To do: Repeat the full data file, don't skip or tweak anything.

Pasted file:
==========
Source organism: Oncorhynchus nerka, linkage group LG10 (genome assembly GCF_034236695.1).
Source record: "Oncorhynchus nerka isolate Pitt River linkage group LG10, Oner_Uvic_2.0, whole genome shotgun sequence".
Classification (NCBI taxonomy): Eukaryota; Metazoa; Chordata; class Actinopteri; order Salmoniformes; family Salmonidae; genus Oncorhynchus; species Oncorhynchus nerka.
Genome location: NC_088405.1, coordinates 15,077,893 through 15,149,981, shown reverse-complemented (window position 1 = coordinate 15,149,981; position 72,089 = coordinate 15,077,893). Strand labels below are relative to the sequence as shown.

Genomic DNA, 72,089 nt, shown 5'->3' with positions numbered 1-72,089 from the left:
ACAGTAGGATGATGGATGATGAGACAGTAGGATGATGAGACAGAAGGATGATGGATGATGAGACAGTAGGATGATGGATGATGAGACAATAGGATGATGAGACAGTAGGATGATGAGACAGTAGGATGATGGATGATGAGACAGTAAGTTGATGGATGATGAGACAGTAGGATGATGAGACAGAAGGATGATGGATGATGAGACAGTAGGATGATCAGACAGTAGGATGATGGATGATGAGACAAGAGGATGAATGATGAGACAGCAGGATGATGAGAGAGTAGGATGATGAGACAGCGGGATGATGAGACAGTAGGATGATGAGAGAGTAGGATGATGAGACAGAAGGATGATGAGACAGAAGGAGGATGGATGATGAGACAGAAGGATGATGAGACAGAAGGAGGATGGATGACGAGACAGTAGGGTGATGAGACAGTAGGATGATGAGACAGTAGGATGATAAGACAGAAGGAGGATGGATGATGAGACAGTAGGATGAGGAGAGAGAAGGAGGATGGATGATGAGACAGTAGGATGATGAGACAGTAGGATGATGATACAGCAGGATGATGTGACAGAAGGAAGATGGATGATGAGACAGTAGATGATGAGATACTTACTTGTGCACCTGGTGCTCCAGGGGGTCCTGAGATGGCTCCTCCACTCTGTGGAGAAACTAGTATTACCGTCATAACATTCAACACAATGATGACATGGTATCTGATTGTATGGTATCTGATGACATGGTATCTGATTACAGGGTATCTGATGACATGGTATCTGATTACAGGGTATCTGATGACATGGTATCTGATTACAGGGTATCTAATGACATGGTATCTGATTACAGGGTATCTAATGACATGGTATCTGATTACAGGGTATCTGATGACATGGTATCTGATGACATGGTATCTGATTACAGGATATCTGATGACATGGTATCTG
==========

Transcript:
Source organism: Oncorhynchus nerka, linkage group LG10 (genome assembly GCF_034236695.1).
Source record: "Oncorhynchus nerka isolate Pitt River linkage group LG10, Oner_Uvic_2.0, whole genome shotgun sequence".
Classification (NCBI taxonomy): Eukaryota; Metazoa; Chordata; class Actinopteri; order Salmoniformes; family Salmonidae; genus Oncorhynchus; species Oncorhynchus nerka.
Genome location: NC_088405.1, coordinates 15,077,893 through 15,149,981, shown reverse-complemented (window position 1 = coordinate 15,149,981; position 72,089 = coordinate 15,077,893). Strand labels below are relative to the sequence as shown.

Genomic DNA, 72,089 nt, shown 5'->3' with positions numbered 1-72,089 from the left:
ACAGTAGGATGATGGATGATGAGACAGTAGGATGATGAGACAGAAGGATGATGGATGATGAGACAGTAGGATGATGGATGATGAGACAATAGGATGATGAGACAGTAGGATGATGAGACAGTAGGATGATGGATGATGAGACAGTAAGTTGATGGATGATGAGACAGTAGGATGATGAGACAGAAGGATGATGGATGATGAGACAGTAGGATGATCAGACAGTAGGATGATGGATGATGAGACAAGAGGATGAATGATGAGACAGCAGGATGATGAGAGAGTAGGATGATGAGACAGCGGGATGATGAGACAGTAGGATGATGAGAGAGTAGGATGATGAGACAGAAGGATGATGAGACAGAAGGAGGATGGATGATGAGACAGAAGGATGATGAGACAGAAGGAGGATGGATGACGAGACAGTAGGGTGATGAGACAGTAGGATGATGAGACAGTAGGATGATAAGACAGAAGGAGGATGGATGATGAGACAGTAGGATGAGGAGAGAGAAGGAGGATGGATGATGAGACAGTAGGATGATGAGACAGTAGGATGATGATACAGCAGGATGATGTGACAGAAGGAAGATGGATGATGAGACAGTAGATGATGAGATACTTACTTGTGCACCTGGTGCTCCAGGGGGTCCTGAGATGGCTCCTCCACTCTGTGGAGAAACTAGTATTACCGTCATAACATTCAACACAATGATGACATGGTATCTGATTGTATGGTATCTGATGACATGGTATCTGATTACAGGGTATCTGATGACATGGTATCTGATTACAGGGTATCTGATGACATGGTATCTGATTACAGGGTATCTAATGACATGGTATCTGATTACAGGGTATCTAATGACATGGTATCTGATTACAGGGTATCTGATGACATGGTATCTGATGACATGGTATCTGATTACAGGATATCTGATGACATGGTATCTG